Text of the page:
David Zwirner is pleased to present Josef and Anni and Ruth and Ray as the inaugural exhibition at the gallery's 34 East 69th Street location. Featuring work by Josef Albers, Anni Albers, Ruth Asawa, and Ray Johnson—all of whom were at Black Mountain College in North Carolina in the late 1940s—this exhibition will explore both the aesthetic and personal dialogue between these artists during their Black Mountain years and beyond; and will include a number of works exchanged amongst the group, in addition to a selection of key compositions influenced by their time there.
Josef and Anni Albers arrived at Black Mountain College in 1933, both having studied and subsequently taught at the Bauhaus for nearly a decade. It was through the Alberses that the pedagogy of the famed German art school, which espoused ideals of radical experimentation and an open interchange of ideas, was imported and adapted in their new setting. As Asawa recalls, Josef Albers would open his Basic Design course by saying, "Open your eyes and see. My aim is to make you see more than you want to. I am here to destroy all your prejudices. If you already have a style don't bring it with you. It will only be in the way"—in essence paraphrasing the aesthetic philosophy that came to define Black Mountain College as a progressive and avant-garde institution in those years. Johnson arrived as student in 1945, and Asawa subsequently in 1946—both quickly availing themselves of the Alberses's guidance, which was particularly unexpected in the case of Johnson, whose nontraditional approach contrasted with the older artists' formal rigor.
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Featuring archival photography and interviews with former students, teachers, and historians, Fully Awake: Black Mountain College (2008) is a documentary film by Cathryn Davis Zommer and Neeley Dawson exploring the development of a unique experiment in arts education. With a radical approach to creative learning espoused by Josef and Anni Albers, Black Mountain College provided a formative environment for its students, among them Ruth Asawa and Ray Johnson.
Anni Albers (1899-1994) was a textile artist, designer, printmaker, and educator known for her graphic wall hangings, weavings, and designs. Albers (then Annelise Fleischmann) enrolled at the Bauhaus in 1922 and was assigned to the weaving workshop before joining the faculty in 1929. Four years later, Anni and her husband Josef Albers emigrated to North Carolina, where she established the weaving program at Black Mountain College.
Josef Albers (1888-1976) is considered one of the most influential abstract painters of the twentieth century, as well as an important designer and educator. Having enrolled in 1920, Albers joined the Bauhaus faculty in 1922, and began teaching design a year later. In 1933, Albers accepted an invitation to establish the art education program at Black Mountain College, where he taught courses in design, drawing, color, and painting until 1949.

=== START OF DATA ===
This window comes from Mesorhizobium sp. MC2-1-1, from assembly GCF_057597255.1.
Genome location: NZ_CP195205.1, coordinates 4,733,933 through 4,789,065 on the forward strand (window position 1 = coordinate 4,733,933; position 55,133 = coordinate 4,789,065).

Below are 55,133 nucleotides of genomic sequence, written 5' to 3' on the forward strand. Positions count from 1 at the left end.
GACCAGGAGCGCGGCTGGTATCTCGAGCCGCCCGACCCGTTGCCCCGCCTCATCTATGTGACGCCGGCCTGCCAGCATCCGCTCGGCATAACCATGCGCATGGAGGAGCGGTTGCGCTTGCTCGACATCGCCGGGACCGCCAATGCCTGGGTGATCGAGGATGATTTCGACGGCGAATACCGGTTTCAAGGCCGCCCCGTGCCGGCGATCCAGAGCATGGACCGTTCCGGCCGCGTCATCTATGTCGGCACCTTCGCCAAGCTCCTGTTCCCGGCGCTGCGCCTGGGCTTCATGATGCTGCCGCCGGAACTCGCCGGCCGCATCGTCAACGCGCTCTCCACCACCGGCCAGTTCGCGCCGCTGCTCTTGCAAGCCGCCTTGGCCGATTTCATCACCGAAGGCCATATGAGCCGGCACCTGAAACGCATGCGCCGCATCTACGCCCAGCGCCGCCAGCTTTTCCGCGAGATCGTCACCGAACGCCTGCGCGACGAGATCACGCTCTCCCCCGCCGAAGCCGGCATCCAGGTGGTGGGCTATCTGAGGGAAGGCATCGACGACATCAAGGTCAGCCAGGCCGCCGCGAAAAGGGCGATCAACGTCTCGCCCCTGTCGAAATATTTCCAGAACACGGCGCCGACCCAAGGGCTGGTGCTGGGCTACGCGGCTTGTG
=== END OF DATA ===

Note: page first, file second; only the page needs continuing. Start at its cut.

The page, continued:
Ruth Asawa (1926-2013), an influential sculptor, devoted activist, and tireless advocate for arts education, is best known for her extensive body of hanging wire sculptures begun in the late 1940s. Born in California to Japanese immigrants, Asawa enrolled at Black Mountain College in 1946, where she was taught by Josef Albers, Buckminster Fuller, and Merce Cunningham, among others, embracing her own vocation as an artist.
Ray Johnson (1927-1995) studied at Black Mountain College from 1945-1948. In 1949, Johnson moved to New York City with fellow Black Mountain associates Richard Lippold, John Cage, and Morton Feldman. Johnson is best known for his intricate and complex collages and his mail art project, The New York Correspondance [sic] School, which used the postal system as a distribution system outside the commercial art world.
Josef Albers teaching, Black Mountain College, c. 1948. Photographer unknown. Courtesy The Josef and Anni Albers Foundation.
Anni Albers: Notebook 1972–1980 is a facsimile of the only known notebook compiled by the artist. This previously unpublished document follows Albers's progression as a draftsman and includes intricate drawings related to her large body of graphic work, as well as studies for the late knot drawings. With an afterword by Brenda Danilowitz, Chief Curator of The Josef and Anni Albers Foundation. Forthcoming from David Zwirner Books
"It was [Josef] Albers who taught us how to think modernly. And not in the old way . . . I think that Black Mountain gave you the right to do anything you wanted to do. And then you put a label on it afterwards."—Ruth Asawa, from an interview with Asawa, Albert Lanier, and Mark Johnson by Paul Karlstrom, June 21-July 5, 2002.
"[Black Mountain College] turned out to be a very interesting place because it gave us freedom to build up our own work . . . It goes back to imagination and invention . . . I tried to put my students at the point of zero."—Anni Albers, from an interview by Sevim Fesci, July 5, 1968.
"Lately, more than two decades since Johnson's death, both the scholarship and the curatorial activity plumbing his vast, multifaceted oeuvre have gathered considerable momentum . . . Zwirner's uptown exhibition focuses on the creative and personal dialogues that developed between the Alberses, as artist-instructors, and their younger, student colleagues, Asawa and Johnson."
Read more in Hyperallergic
The gallery's third New York location at 34 East 69th Street is now open. Featuring works by Josef and Anni Albers, Ruth Asawa, and Ray Johnson, the first exhibition explores the influence of Black Mountain College, a unique experiment in arts education where these artists met in the late 1940s.
The uptown gallery will present one to two historical exhibitions each year in addition to special projects and private viewings.